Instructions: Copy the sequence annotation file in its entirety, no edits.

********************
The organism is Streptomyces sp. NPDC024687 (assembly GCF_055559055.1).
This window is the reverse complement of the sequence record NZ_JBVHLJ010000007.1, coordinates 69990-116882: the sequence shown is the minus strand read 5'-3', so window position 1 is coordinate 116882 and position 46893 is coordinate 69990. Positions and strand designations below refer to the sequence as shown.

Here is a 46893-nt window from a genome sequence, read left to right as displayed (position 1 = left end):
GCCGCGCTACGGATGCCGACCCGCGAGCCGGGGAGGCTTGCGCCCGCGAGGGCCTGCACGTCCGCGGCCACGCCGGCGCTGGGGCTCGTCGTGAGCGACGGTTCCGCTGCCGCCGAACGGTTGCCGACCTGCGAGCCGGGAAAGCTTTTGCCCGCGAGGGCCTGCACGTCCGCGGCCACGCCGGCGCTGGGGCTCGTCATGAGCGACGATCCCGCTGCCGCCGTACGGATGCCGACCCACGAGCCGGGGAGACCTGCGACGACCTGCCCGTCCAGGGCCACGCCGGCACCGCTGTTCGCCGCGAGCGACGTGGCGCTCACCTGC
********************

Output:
The organism is Streptomyces sp. NPDC024687 (assembly GCF_055559055.1).
This window is the reverse complement of the sequence record NZ_JBVHLJ010000007.1, coordinates 69990-116882: the sequence shown is the minus strand read 5'-3', so window position 1 is coordinate 116882 and position 46893 is coordinate 69990. Positions and strand designations below refer to the sequence as shown.

Here is a 46893-nt window from a genome sequence, read left to right as displayed (position 1 = left end):
GCCGCGCTACGGATGCCGACCCGCGAGCCGGGGAGGCTTGCGCCCGCGAGGGCCTGCACGTCCGCGGCCACGCCGGCGCTGGGGCTCGTCGTGAGCGACGGTTCCGCTGCCGCCGAACGGTTGCCGACCTGCGAGCCGGGAAAGCTTTTGCCCGCGAGGGCCTGCACGTCCGCGGCCACGCCGGCGCTGGGGCTCGTCATGAGCGACGATCCCGCTGCCGCCGTACGGATGCCGACCCACGAGCCGGGGAGACCTGCGACGACCTGCCCGTCCAGGGCCACGCCGGCACCGCTGTTCGCCGCGAGCGACGTGGCGCTCACCTGC